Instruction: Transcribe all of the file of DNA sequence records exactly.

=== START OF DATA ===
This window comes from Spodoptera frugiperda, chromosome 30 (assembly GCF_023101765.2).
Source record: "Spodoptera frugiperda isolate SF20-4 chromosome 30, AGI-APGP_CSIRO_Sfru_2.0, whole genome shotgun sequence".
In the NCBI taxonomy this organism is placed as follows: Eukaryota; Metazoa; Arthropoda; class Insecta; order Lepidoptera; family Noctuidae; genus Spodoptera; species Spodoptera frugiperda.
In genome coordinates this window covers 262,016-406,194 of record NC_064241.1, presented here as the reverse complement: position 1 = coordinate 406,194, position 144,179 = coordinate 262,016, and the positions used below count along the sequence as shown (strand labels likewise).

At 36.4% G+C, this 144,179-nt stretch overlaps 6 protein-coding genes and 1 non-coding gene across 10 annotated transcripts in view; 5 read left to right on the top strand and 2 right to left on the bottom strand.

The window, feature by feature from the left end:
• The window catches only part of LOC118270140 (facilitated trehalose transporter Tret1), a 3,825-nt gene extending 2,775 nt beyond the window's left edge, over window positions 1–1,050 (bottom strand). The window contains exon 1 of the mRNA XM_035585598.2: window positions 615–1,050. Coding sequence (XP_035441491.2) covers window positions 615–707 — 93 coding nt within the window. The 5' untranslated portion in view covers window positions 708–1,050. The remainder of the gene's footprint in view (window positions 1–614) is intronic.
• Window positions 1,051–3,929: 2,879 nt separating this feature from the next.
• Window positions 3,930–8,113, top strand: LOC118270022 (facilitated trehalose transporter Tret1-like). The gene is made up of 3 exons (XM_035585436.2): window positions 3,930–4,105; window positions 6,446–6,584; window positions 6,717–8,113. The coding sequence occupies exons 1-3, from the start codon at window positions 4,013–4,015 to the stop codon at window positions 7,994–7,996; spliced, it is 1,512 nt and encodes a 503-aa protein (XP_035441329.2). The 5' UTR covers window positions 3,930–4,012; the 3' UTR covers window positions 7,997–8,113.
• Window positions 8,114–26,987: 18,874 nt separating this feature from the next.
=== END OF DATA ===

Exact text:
This window comes from Spodoptera frugiperda, chromosome 30 (assembly GCF_023101765.2).
Source record: "Spodoptera frugiperda isolate SF20-4 chromosome 30, AGI-APGP_CSIRO_Sfru_2.0, whole genome shotgun sequence".
In the NCBI taxonomy this organism is placed as follows: Eukaryota; Metazoa; Arthropoda; class Insecta; order Lepidoptera; family Noctuidae; genus Spodoptera; species Spodoptera frugiperda.
In genome coordinates this window covers 262,016-406,194 of record NC_064241.1, presented here as the reverse complement: position 1 = coordinate 406,194, position 144,179 = coordinate 262,016, and the positions used below count along the sequence as shown (strand labels likewise).

At 36.4% G+C, this 144,179-nt stretch overlaps 6 protein-coding genes and 1 non-coding gene across 10 annotated transcripts in view; 5 read left to right on the top strand and 2 right to left on the bottom strand.

The window, feature by feature from the left end:
• The window catches only part of LOC118270140 (facilitated trehalose transporter Tret1), a 3,825-nt gene extending 2,775 nt beyond the window's left edge, over window positions 1–1,050 (bottom strand). The window contains exon 1 of the mRNA XM_035585598.2: window positions 615–1,050. Coding sequence (XP_035441491.2) covers window positions 615–707 — 93 coding nt within the window. The 5' untranslated portion in view covers window positions 708–1,050. The remainder of the gene's footprint in view (window positions 1–614) is intronic.
• Window positions 1,051–3,929: 2,879 nt separating this feature from the next.
• Window positions 3,930–8,113, top strand: LOC118270022 (facilitated trehalose transporter Tret1-like). The gene is made up of 3 exons (XM_035585436.2): window positions 3,930–4,105; window positions 6,446–6,584; window positions 6,717–8,113. The coding sequence occupies exons 1-3, from the start codon at window positions 4,013–4,015 to the stop codon at window positions 7,994–7,996; spliced, it is 1,512 nt and encodes a 503-aa protein (XP_035441329.2). The 5' UTR covers window positions 3,930–4,012; the 3' UTR covers window positions 7,997–8,113.
• Window positions 8,114–26,987: 18,874 nt separating this feature from the next.